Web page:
The 1960 ATV series, The Strange World of Gurney Slade, which Newley devised and starred in, ran for one series. A comedy series of six half-hour programmres, it completely rejects the sitcom format, being made without a laughter track or studio audience. It has an unusual premise: Newley's character is trapped inside a television programme which is Gurney Slade itself. As a songwriter, he won the 1963 Grammy Award for Song of the Year for "What Kind of Fool Am I?", but he was also well known for "Gonna Build a Mountain", "Once in a Lifetime", "On a Wonderful Day Like Today", "The Joker" and comic novelty songs such as "That Noise" and "The Oompa-Loompa Song", and his versions of "Strawberry Fair" and "Pop Goes the Weasel". He wrote songs that others made hits including "Goldfinger" (the title song of the James Bond film, Goldfinger, music by John Barry), and "Feeling Good", which became a hit for Nina Simone. 
He wrote ballads, many with Leslie Bricusse, that became signature hits for Sammy Davis, Jr., Shirley Bassey and Tony Bennett. During the 1960s he also added his greatest accomplishments on the London West End theatre and Broadway theatre stage, in Hollywood films and British and American television.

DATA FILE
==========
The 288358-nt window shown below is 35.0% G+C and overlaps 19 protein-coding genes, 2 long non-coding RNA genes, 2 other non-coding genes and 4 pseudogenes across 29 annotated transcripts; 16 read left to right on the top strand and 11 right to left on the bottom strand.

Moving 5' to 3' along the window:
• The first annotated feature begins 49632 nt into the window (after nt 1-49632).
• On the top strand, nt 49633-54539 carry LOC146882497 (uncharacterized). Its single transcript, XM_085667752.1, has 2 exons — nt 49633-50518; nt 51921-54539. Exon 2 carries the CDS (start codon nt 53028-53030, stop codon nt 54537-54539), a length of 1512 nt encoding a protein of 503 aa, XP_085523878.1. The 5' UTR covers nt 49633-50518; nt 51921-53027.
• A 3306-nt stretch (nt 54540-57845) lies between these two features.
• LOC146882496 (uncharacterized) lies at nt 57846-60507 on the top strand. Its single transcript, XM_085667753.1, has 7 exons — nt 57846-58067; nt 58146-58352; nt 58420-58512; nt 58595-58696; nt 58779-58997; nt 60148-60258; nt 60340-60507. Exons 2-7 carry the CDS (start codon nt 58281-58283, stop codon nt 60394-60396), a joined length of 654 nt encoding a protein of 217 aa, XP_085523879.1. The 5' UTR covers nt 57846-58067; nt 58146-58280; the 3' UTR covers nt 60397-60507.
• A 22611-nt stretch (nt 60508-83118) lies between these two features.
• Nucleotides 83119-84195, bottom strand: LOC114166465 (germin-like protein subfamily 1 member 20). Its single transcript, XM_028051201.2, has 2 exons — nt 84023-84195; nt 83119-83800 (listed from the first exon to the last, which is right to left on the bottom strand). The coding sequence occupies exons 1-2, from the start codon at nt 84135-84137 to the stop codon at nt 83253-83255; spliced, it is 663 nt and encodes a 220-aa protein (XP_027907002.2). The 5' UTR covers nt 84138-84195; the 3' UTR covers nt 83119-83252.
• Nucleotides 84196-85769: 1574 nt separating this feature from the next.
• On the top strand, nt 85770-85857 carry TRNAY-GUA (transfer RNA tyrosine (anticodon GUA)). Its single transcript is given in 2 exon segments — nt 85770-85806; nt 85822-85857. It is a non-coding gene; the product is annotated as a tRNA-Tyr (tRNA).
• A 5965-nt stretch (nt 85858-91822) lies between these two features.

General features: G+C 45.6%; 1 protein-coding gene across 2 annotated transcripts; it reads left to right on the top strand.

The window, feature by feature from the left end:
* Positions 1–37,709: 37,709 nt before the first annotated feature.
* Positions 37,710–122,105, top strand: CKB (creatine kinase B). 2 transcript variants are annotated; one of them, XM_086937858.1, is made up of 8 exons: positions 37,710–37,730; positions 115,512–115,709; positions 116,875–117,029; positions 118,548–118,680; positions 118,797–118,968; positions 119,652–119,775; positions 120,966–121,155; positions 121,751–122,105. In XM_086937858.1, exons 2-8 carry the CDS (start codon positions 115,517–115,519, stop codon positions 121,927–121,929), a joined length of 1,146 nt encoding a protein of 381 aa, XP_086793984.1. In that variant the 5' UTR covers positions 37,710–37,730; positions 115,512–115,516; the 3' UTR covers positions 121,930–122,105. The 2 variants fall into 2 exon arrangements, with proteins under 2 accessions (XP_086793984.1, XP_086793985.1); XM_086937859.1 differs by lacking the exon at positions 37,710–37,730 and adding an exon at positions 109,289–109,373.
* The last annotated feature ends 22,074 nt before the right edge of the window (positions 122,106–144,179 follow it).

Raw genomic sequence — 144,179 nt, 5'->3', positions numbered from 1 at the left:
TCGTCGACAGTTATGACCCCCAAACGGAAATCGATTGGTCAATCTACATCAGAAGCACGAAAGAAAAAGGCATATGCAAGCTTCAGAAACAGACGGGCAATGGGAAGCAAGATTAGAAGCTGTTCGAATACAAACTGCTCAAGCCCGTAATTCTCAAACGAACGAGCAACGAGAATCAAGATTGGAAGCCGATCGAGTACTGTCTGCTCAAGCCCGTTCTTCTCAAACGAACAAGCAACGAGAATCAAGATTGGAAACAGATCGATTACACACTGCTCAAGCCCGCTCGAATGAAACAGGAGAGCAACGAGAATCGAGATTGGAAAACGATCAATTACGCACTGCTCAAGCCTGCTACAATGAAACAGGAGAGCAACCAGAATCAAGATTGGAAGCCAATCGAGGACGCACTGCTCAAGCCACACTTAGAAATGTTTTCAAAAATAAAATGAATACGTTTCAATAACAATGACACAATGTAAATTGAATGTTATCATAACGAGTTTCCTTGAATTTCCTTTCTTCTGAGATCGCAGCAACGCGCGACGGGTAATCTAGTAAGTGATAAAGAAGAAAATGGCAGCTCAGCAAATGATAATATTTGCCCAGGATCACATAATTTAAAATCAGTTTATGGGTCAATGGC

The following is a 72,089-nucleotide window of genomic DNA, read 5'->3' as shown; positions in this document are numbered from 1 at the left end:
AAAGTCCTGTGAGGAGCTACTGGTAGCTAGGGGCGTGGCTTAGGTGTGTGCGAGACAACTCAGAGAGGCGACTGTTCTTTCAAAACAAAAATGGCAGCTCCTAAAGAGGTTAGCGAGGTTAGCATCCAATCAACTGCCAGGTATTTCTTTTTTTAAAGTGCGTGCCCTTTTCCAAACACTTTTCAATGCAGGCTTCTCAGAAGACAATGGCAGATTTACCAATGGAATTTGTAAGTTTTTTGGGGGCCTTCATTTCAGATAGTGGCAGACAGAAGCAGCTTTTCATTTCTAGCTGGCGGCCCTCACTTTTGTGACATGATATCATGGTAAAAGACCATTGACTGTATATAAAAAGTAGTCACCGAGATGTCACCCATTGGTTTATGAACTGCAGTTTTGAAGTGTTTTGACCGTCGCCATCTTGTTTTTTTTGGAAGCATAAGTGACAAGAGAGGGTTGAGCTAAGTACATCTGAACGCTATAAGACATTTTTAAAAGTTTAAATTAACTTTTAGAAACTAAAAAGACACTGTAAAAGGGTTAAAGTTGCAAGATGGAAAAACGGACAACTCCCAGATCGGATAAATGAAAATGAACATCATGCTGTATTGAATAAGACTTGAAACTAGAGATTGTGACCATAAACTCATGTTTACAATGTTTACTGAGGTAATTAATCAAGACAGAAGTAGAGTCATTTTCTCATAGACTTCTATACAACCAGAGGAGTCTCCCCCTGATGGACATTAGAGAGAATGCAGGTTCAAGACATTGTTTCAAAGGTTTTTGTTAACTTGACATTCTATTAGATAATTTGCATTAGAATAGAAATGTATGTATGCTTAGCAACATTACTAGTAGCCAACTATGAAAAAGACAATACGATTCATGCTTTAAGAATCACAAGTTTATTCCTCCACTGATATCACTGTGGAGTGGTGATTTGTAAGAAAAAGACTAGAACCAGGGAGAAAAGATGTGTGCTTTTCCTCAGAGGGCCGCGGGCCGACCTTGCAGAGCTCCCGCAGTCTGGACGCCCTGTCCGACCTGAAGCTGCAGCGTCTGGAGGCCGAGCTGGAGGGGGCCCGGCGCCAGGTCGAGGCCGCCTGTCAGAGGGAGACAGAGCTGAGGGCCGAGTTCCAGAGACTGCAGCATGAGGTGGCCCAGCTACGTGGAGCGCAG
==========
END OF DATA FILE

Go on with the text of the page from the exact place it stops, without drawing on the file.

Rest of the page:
With Leslie Bricusse, he wrote the musical Stop the World - I Want to Get Off in which he also performed, earning a nomination for a Tony Award for Best Leading Actor in a Musical. A hit in London and on Broadway, it was made into a film version in 1966, but Newley was unable to star in it because of a schedule conflict. The other musicals for which he co-wrote music and lyrics with Bricusse included The Roar of the Greasepaint—the Smell of the Crowd (1965) and Willy Wonka & the Chocolate Factory (1971), based on the children's book by Roald Dahl.
In 1963, Newley had a hit comedy album called Fool Britannia!, the result of improvisational satires of the British Profumo scandal of the time by a team of Newley, his then-wife Joan Collins and Peter Sellers. It peaked at number 10 in the UK Albums Chart in October 1963.
Newley's contributions to Christmas music are highlighted by his rendition of the "Coventry Carol" which appears on many anthologies. He also wrote and recorded a novelty Christmas song called "Santa Claus is Elvis". And there is a notorious album of spoken poetry which has Newley appearing in the nude on the sleeve with a similarly attired young model.